Small Strawbale Book Spotlights Attractive Tiny Straw Bale Homes
Building small homes is an increasing nation-wide trend, and similarly, natural building methods are picking up steam and gaining recognition in the movement towards more sustainable lifestyles. Small Strawbale a a book fusing these two attractive building features, providing a nice bit of juice in the inspiration department for those folks intrigued by small homes and building with straw bales.
As the title quite obviously suggests, this is a book about building small houses, and building with bales, and the projects featured within all speak to that style in unique ways. Within the book are a range of owner-builder projects — some homes, some sheds, some bike shelters, laundry houses, wood sheds, meditation huts, etc. There is good diversity in the buildings featured within, demonstrating what is possible with straw bale construction.
Important to note: what this book is not, however, is a book that will detail exactly how you can build your home, with all the gritty technical construction information. It’s more of a “pick up and flip” style of book with inspiring stories and nice images from owner-builders that have taken the plunge into building small, and building with bales. There’s plenty of other actual how-to straw bale construction guides out there, anyway.
Each project has but a few pages devoted to it, with stories about its construction, and some of the details of how it was built contained within those pages. The pictures are aplenty, and some projects are accompanied with floor plan images, helpful for visualizing the actual space and design features of these buildings.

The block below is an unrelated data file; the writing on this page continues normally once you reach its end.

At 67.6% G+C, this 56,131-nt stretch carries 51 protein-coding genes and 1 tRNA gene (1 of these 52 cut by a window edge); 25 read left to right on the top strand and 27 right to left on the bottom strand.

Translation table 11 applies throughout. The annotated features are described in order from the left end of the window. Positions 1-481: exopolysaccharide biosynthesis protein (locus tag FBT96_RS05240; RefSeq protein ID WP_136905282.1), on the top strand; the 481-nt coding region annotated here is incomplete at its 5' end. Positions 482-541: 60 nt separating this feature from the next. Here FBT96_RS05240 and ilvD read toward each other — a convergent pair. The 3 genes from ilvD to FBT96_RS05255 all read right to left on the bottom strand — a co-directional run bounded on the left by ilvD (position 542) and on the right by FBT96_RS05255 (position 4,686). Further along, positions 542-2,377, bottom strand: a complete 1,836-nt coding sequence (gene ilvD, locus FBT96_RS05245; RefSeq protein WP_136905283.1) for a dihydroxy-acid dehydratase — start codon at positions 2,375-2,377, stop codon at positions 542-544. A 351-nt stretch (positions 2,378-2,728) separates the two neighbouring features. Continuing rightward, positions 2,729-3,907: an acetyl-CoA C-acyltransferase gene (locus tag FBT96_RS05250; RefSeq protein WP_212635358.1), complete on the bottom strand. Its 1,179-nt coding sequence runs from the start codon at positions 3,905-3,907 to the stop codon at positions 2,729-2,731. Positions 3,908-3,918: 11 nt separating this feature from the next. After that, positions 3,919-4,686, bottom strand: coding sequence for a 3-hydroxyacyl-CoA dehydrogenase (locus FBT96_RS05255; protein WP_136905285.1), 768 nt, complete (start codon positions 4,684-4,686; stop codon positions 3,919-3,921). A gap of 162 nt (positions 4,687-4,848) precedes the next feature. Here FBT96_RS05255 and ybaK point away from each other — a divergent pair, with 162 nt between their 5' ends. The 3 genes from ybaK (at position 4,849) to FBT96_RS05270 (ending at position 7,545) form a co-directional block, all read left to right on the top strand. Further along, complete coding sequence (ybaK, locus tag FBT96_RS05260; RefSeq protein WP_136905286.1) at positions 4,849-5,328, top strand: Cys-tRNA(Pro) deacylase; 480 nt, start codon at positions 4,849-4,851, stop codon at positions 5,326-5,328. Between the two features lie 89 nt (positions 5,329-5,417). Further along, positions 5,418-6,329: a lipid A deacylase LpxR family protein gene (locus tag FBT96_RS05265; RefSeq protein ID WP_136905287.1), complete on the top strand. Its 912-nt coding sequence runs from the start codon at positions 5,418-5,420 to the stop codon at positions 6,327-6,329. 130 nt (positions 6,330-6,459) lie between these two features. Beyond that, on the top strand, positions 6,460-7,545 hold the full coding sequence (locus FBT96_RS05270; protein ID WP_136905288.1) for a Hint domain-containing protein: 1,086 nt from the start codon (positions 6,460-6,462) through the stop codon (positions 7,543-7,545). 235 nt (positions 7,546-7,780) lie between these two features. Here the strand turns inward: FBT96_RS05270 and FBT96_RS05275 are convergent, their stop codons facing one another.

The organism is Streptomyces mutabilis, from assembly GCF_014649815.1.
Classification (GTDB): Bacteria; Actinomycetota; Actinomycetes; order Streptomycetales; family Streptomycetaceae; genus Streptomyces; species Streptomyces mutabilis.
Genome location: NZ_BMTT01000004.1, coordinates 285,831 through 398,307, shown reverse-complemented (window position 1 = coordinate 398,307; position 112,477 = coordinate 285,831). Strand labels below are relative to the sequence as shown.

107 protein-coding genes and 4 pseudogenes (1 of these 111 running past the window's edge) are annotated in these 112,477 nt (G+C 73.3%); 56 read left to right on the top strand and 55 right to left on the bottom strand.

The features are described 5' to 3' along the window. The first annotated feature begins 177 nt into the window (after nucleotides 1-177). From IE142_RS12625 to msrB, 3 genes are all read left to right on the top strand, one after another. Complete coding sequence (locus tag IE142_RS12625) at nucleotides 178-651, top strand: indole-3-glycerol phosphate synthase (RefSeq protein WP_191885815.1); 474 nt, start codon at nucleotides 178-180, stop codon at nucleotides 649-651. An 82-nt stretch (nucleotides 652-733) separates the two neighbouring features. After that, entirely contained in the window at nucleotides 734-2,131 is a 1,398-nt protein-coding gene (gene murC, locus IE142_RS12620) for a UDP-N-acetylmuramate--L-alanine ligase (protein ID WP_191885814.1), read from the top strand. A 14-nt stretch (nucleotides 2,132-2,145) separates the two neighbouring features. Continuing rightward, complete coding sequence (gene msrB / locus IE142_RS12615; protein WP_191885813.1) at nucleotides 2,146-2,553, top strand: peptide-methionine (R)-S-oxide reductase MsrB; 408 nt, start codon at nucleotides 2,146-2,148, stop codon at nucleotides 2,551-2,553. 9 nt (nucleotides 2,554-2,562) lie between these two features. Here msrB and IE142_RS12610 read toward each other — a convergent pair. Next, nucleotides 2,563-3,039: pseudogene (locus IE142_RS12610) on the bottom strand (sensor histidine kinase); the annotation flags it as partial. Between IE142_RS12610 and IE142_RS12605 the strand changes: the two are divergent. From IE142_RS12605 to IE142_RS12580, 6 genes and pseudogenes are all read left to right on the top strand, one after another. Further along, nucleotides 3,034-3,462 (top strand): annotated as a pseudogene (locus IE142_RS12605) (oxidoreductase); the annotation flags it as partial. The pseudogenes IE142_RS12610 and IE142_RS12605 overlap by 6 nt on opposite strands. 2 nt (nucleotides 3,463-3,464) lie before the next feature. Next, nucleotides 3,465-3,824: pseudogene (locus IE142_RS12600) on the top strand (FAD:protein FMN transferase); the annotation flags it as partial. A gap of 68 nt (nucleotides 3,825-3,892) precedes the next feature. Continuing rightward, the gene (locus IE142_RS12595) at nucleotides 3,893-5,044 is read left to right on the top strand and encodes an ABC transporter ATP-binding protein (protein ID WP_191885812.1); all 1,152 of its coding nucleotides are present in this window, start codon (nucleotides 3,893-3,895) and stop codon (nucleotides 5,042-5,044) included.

The book is interrupted throughout with more technical, or more frequently, artistic ideas and elements that often accompany straw bale building. These short articles help provide background for some of the aspects of building ecologically — built-in furniture, sunrooms, etc.
The photo quality is generally quite good, and the projects themselves are well-chosen. I appreciate the “small” aspect of the projects, as I think this is one of the most important aspects of building sustainably, and the homes and sheds within speak to that ideal quite nicely.
Overall, this is a good book for the aspiring builder, or the builder with some experience under his/her belt looking for inspiration from the work of other accomplished, and artistic straw bale builders.
p.s. Looking for more natural building inspiration? Check out these three books featuring folks who build their own awesome eco homes, and this inspiring natural building documentary film.